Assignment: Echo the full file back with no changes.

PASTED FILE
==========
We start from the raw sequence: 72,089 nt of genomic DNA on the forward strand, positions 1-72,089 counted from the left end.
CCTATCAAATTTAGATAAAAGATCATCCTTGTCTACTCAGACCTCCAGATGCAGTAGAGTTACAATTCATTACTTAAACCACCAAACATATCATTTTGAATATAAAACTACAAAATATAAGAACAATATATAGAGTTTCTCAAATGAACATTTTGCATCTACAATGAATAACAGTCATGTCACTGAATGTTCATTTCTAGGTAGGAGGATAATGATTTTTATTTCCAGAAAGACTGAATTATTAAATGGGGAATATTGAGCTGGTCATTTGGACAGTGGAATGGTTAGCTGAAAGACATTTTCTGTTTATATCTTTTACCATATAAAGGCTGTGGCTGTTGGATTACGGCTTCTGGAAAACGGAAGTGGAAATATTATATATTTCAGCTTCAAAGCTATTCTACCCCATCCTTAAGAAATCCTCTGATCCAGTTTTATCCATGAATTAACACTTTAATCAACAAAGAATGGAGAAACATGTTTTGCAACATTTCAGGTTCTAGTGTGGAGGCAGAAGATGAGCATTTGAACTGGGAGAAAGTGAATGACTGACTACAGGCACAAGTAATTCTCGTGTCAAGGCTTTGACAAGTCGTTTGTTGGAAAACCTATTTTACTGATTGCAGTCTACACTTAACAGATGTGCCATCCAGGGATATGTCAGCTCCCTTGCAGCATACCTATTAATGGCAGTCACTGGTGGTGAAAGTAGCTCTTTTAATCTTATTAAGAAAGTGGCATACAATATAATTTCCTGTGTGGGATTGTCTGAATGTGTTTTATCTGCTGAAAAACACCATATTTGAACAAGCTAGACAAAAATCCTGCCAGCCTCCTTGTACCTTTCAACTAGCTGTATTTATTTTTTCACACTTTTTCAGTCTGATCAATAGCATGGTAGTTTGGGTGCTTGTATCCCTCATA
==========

We start from the raw sequence: 72,089 nt of genomic DNA on the forward strand, positions 1-72,089 counted from the left end.
CCTATCAAATTTAGATAAAAGATCATCCTTGTCTACTCAGACCTCCAGATGCAGTAGAGTTACAATTCATTACTTAAACCACCAAACATATCATTTTGAATATAAAACTACAAAATATAAGAACAATATATAGAGTTTCTCAAATGAACATTTTGCATCTACAATGAATAACAGTCATGTCACTGAATGTTCATTTCTAGGTAGGAGGATAATGATTTTTATTTCCAGAAAGACTGAATTATTAAATGGGGAATATTGAGCTGGTCATTTGGACAGTGGAATGGTTAGCTGAAAGACATTTTCTGTTTATATCTTTTACCATATAAAGGCTGTGGCTGTTGGATTACGGCTTCTGGAAAACGGAAGTGGAAATATTATATATTTCAGCTTCAAAGCTATTCTACCCCATCCTTAAGAAATCCTCTGATCCAGTTTTATCCATGAATTAACACTTTAATCAACAAAGAATGGAGAAACATGTTTTGCAACATTTCAGGTTCTAGTGTGGAGGCAGAAGATGAGCATTTGAACTGGGAGAAAGTGAATGACTGACTACAGGCACAAGTAATTCTCGTGTCAAGGCTTTGACAAGTCGTTTGTTGGAAAACCTATTTTACTGATTGCAGTCTACACTTAACAGATGTGCCATCCAGGGATATGTCAGCTCCCTTGCAGCATACCTATTAATGGCAGTCACTGGTGGTGAAAGTAGCTCTTTTAATCTTATTAAGAAAGTGGCATACAATATAATTTCCTGTGTGGGATTGTCTGAATGTGTTTTATCTGCTGAAAAACACCATATTTGAACAAGCTAGACAAAAATCCTGCCAGCCTCCTTGTACCTTTCAACTAGCTGTATTTATTTTTTCACACTTTTTCAGTCTGATCAATAGCATGGTAGTTTGGGTGCTTGTATCCCTCATA